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OETIS Chronicle

In this issue: ‣ GSBS Annual Retreat ‣ SBP-SN Mental Well-Being Peer Support Group ‣ 2019 Manuscript Writing Workshop Series ‣ and more!

SBP-SN Mental Well-Being Peer Support Group By Joana Borlido, Ph.D. | Postdoctoral Associate in the D’Angelo Lab Briefly: in January 2019, SBP-SN launched a mental well-being peer support group to provide SBP researchers with a safe forum to share concerns, struggles and/or insecurities, and discuss strategies to cope with the pressures underlying our scientific line of work. Our lives as researchers are an ongoing rollercoaster of emotions. The feelings of euphoria when achieving good results are what drive most of us, but the feelings of despair when experiments fail can be quite overpowering and daunting. The critical thinking that we apply to our scientific experiments can have very detrimental consequences when we apply it directly to ourselves. We end up feeling alone and overwhelmed, that we have somehow failed, and that we are the only ones struggling (while everyone else is seemingly cruising through life). Does this sound familiar to you? If yes, know that you are not alone. Recent surveys have highlighted alarmingly high rates of graduate students who have sought help for anxiety or depression, and these mental health issues are also Co-founders of the new SBP-SN Mental prevalent among postdocs. The stigma associated with mental health is harmful and the underlying pressure to succeed and move forward in our careers make acknowledging (or Well-Bring Peer Support Group: Jonatan Matalonga Borrel, Ph.D. (left) seeking help to treat) mental problems, major barriers. & Joana Borlido, Ph.D. (right)

SBP-SN wants to actively promote mental health awareness at SBP and to take a stand in ensuring everyone feels mentally supported, understood, and safe. With that in mind, in January 2019 we launched the new SBP-SN Mental Well-Being Peer Support Group. Led by SBP postdocs Jonatan and Joana (pictured), the peer support group meets on the 1st and 3rd Wednesdays of the month, from 12.30-1.30pm in Building 10 auditorium. (Continues on Page 7)

OETIS and SBP faculty develop comprehensive Manuscript Writing Workshop Series for postdocs and graduate students By Nisha A. Cavanaugh, Ph.D. | Sr. Manager, Postdoctoral & Academic Programs Responses to OETIS’s 2018 Annual postdoc survey indicated a majority of postdocs want further training in manuscript writing. To meet these needs, in 2019 OETIS and several SBP faculty developed and launched a comprehensive Manuscript Writing Workshop Series to provide postdoctoral scholars and graduate students with the tools and resources to effectively write and submit a research manuscript. (Continues on Page 6)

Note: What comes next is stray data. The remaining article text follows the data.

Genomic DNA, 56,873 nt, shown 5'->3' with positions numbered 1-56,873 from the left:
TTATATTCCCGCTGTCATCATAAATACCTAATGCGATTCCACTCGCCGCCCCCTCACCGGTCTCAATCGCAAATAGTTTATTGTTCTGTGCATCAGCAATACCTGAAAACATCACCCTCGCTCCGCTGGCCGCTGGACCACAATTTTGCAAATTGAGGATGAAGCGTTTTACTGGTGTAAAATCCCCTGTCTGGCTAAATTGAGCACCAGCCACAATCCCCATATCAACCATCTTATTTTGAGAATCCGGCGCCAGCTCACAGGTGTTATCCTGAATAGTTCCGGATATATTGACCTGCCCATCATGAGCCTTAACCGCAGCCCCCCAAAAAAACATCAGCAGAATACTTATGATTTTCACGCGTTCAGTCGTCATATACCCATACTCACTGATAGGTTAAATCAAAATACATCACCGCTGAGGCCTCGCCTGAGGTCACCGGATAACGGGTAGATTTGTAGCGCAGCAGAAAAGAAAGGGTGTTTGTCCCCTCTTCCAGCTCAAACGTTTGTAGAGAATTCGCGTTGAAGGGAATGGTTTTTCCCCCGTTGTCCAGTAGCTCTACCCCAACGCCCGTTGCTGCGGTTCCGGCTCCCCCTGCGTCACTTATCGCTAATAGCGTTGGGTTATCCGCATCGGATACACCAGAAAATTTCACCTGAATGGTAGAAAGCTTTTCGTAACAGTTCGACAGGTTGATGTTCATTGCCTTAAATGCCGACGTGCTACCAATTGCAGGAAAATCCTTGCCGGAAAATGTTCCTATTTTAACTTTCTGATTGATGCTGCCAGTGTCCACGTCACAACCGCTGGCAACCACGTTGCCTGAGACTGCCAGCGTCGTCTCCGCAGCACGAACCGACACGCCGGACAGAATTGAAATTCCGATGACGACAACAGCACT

Professor & Faculty Advisor for Postdoctoral Training, Dr. Malene Hansen, kicked off OETIS’s Manuscript Writing Workshop Series with a module on how to develop a research story and what to consider when creating effective figures. In her presentation, she discussed how to identify an appropriate journal as well as describe what impact factor is and mentor/mentee responsibilities in the manuscript writing process.

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GSBS Retreat: Scientific and Professional Development for our Graduate Students By Andrew Bankston, Ph.D. | Manager, Graduate Student Success The 10th Annual Graduate School Retreat, sponsored in part by a contribution from Pfizer, was held May 15-17, 2019 at Lakehouse Hotel and Resort in San Marcos. The retreat kicked off with a full day of professional development during which the graduate students were led through the process of developing an Individual Development Plan (IDP) by OETIS Senior Manager Nisha Cavanaugh, Ph.D. Through various exercises, the students assessed their technical and transferable skills. They also identified areas for growth and development on which they then focused while creating their career vision boards with OETIS Director Diane Klotz, Ph.D. The first day concluded with career roundtables (photos on left) and a networking session, providing students with the opportunity to network with local professionals and learn more about their careers in pharma, biotech, academia, business development, and science/medical writing.